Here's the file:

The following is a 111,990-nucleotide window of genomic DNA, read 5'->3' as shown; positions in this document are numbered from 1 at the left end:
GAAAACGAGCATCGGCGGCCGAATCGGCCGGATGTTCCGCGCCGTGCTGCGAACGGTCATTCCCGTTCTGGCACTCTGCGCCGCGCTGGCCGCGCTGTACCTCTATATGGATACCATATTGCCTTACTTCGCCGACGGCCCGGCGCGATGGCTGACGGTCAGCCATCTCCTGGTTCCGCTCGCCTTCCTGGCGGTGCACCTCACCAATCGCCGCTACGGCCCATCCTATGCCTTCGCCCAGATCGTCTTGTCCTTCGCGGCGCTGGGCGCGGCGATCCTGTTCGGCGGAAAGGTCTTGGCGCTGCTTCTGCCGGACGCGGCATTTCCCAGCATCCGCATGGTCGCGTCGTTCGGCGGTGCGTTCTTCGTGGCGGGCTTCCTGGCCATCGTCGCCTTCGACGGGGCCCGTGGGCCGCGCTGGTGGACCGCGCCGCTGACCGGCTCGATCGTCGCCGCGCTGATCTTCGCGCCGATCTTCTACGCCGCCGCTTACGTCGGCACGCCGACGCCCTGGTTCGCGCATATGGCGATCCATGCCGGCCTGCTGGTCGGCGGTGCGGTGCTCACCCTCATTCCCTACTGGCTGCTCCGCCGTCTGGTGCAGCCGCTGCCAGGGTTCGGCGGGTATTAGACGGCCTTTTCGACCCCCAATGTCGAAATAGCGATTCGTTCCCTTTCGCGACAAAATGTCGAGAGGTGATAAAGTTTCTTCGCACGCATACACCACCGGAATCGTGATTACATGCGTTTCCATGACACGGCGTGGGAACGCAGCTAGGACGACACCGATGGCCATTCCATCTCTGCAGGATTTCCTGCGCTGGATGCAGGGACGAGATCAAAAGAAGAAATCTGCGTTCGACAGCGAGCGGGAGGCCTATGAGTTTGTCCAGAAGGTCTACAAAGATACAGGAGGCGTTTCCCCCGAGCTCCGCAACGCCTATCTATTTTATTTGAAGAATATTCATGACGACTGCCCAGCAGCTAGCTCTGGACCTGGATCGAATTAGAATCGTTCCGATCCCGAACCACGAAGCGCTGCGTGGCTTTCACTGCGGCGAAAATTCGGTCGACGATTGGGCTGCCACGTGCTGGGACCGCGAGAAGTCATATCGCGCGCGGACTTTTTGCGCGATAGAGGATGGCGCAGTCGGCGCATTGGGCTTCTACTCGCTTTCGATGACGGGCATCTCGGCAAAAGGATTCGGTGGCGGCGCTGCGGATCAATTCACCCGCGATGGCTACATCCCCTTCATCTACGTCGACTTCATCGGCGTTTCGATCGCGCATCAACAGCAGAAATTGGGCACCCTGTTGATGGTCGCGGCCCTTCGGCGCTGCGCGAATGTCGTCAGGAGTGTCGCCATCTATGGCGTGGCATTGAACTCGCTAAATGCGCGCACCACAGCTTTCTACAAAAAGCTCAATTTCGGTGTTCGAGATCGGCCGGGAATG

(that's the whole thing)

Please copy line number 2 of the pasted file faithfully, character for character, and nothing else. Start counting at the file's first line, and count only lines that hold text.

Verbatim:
GAAAACGAGCATCGGCGGCCGAATCGGCCGGATGTTCCGCGCCGTGCTGCGAACGGTCATTCCCGTTCTGGCACTCTGCGCCGCGCTGGCCGCGCTGTACCTCTATATGGATACCATATTGCCTTACTTCGCCGACGGCCCGGCGCGATGGCTGACGGTCAGCCATCTCCTGGTTCCGCTCGCCTTCCTGGCGGTGCACCTCACCAATCGCCGCTACGGCCCATCCTATGCCTTCGCCCAGATCGTCTTGTCCTTCGCGGCGCTGGGCGCGGCGATCCTGTTCGGCGGAAAGGTCTTGGCGCTGCTTCTGCCGGACGCGGCATTTCCCAGCATCCGCATGGTCGCGTCGTTCGGCGGTGCGTTCTTCGTGGCGGGCTTCCTGGCCATCGTCGCCTTCGACGGGGCCCGTGGGCCGCGCTGGTGGACCGCGCCGCTGACCGGCTCGATCGTCGCCGCGCTGATCTTCGCGCCGATCTTCTACGCCGCCGCTTACGTCGGCACGCCGACGCCCTGGTTCGCGCATATGGCGATCCATGCCGGCCTGCTGGTCGGCGGTGCGGTGCTCACCCTCATTCCCTACTGGCTGCTCCGCCGTCTGGTGCAGCCGCTGCCAGGGTTCGGCGGGTATTAGACGGCCTTTTCGACCCCCAATGTCGAAATAGCGATTCGTTCCCTTTCGCGACAAAATGTCGAGAGGTGATAAAGTTTCTTCGCACGCATACACCACCGGAATCGTGATTACATGCGTTTCCATGACACGGCGTGGGAACGCAGCTAGGACGACACCGATGGCCATTCCATCTCTGCAGGATTTCCTGCGCTGGATGCAGGGACGAGATCAAAAGAAGAAATCTGCGTTCGACAGCGAGCGGGAGGCCTATGAGTTTGTCCAGAAGGTCTACAAAGATACAGGAGGCGTTTCCCCCGAGCTCCGCAACGCCTATCTATTTTATTTGAAGAATATTCATGACGACTGCCCAGCAGCTAGCTCTGGACCTGGATCGAATTAGAATCGTTCCGATCCCGAACCACGAAGCGCTGCGTGGCTTTCACTGCGGCGAAAATTCGGTCGACGATTGGGCTGCCACGTGCTGGGACCGCGAGAAGTCATATCGCGCGCGGACTTTTTGCGCGATAGAGGATGGCGCAGTCGGCGCATTGGGCTTCTACTCGCTTTCGATGACGGGCATCTCGGCAAAAGGATTCGGTGGCGGCGCTGCGGATCAATTCACCCGCGATGGCTACATCCCCTTCATCTACGTCGACTTCATCGGCGTTTCGATCGCGCATCAACAGCAGAAATTGGGCACCCTGTTGATGGTCGCGGCCCTTCGGCGCTGCGCGAATGTCGTCAGGAGTGTCGCCATCTATGGCGTGGCATTGAACTCGCTAAATGCGCGCACCACAGCTTTCTACAAAAAGCTCAATTTCGGTGTTCGAGATCGGCCGGGAATG